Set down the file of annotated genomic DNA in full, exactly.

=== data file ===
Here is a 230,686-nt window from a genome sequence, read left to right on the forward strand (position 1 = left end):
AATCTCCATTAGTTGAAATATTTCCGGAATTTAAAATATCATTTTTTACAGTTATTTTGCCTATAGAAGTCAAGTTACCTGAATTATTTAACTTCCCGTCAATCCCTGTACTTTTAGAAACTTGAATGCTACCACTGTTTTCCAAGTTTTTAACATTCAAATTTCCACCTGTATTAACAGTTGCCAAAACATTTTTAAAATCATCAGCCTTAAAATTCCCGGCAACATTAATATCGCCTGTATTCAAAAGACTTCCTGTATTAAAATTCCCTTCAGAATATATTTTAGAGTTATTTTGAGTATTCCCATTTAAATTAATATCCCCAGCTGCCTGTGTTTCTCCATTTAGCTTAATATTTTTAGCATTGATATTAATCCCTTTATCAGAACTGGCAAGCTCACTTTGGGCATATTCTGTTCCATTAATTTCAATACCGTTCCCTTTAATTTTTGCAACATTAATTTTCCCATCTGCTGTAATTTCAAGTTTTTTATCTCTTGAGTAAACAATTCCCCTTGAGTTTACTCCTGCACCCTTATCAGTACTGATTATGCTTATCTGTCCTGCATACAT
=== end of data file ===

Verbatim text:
Here is a 230,686-nt window from a genome sequence, read left to right on the forward strand (position 1 = left end):
AATCTCCATTAGTTGAAATATTTCCGGAATTTAAAATATCATTTTTTACAGTTATTTTGCCTATAGAAGTCAAGTTACCTGAATTATTTAACTTCCCGTCAATCCCTGTACTTTTAGAAACTTGAATGCTACCACTGTTTTCCAAGTTTTTAACATTCAAATTTCCACCTGTATTAACAGTTGCCAAAACATTTTTAAAATCATCAGCCTTAAAATTCCCGGCAACATTAATATCGCCTGTATTCAAAAGACTTCCTGTATTAAAATTCCCTTCAGAATATATTTTAGAGTTATTTTGAGTATTCCCATTTAAATTAATATCCCCAGCTGCCTGTGTTTCTCCATTTAGCTTAATATTTTTAGCATTGATATTAATCCCTTTATCAGAACTGGCAAGCTCACTTTGGGCATATTCTGTTCCATTAATTTCAATACCGTTCCCTTTAATTTTTGCAACATTAATTTTCCCATCTGCTGTAATTTCAAGTTTTTTATCTCTTGAGTAAACAATTCCCCTTGAGTTTACTCCTGCACCCTTATCAGTACTGATTATGCTTATCTGTCCTGCATACAT